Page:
Adam Kimble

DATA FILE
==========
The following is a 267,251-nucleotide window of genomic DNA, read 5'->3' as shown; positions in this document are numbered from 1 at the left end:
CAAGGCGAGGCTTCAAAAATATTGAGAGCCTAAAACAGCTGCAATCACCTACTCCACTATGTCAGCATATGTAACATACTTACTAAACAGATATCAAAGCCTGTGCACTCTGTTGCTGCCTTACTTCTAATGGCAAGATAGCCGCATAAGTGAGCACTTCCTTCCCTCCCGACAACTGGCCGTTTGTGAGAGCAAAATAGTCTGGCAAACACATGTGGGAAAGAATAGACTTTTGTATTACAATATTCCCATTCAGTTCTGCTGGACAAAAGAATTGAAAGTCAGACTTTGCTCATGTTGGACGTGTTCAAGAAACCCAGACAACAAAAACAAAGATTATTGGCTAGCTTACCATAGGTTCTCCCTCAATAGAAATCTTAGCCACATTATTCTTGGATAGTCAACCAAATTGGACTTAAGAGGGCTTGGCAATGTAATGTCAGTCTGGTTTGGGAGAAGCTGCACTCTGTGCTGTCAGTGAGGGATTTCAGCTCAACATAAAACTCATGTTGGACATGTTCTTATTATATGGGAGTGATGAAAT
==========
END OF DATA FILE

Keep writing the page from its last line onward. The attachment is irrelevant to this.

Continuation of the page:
Major surgery triggers a physiological stress response that results in an increase in post-operative metabolic demand and oxygen consumption (V̇O2), which must be met by an increased oxygen delivery (DO2). Historical studies described the increase in V̇O2 in patients after major surgery and presented evidence that the inability to meet this increase oxygen demand and the temporal pattern of this oxygen deficit appears to differ according to whether patients survive, or develop complications or not. The survival and complication profile of patients in modern practice is different from that previously described, And the methods employed in these historical studies were invasive and inconsistent with contemporary practice. V̇O2 can be measured non-invasively with indirect calorimetery, and DO2 calculated from non-invasive cardiac output monitors, and haemoglobin and oxygen saturation measurement devices. This thesis describes two prospective observational studies which1) validate and 2) assess the feasibility of non-invasive measurements of V̇O2 and DO2 and explore their temporal patterns after contemporary abdominal surgery. These techniques demonstrate moderate to good trending ability when measuring changes in V̇O2 and DO2. The non-invasive measurement of V̇O2 and DO2 is feasible in patients after major abdominal surgery. There appear to be distinct patterns of V̇O2 and DO2 after contemporary abdominal surgery in those who develop complications or not. Contemporary patterns of net cumulative oxygen debt appear to differ from those previously described.

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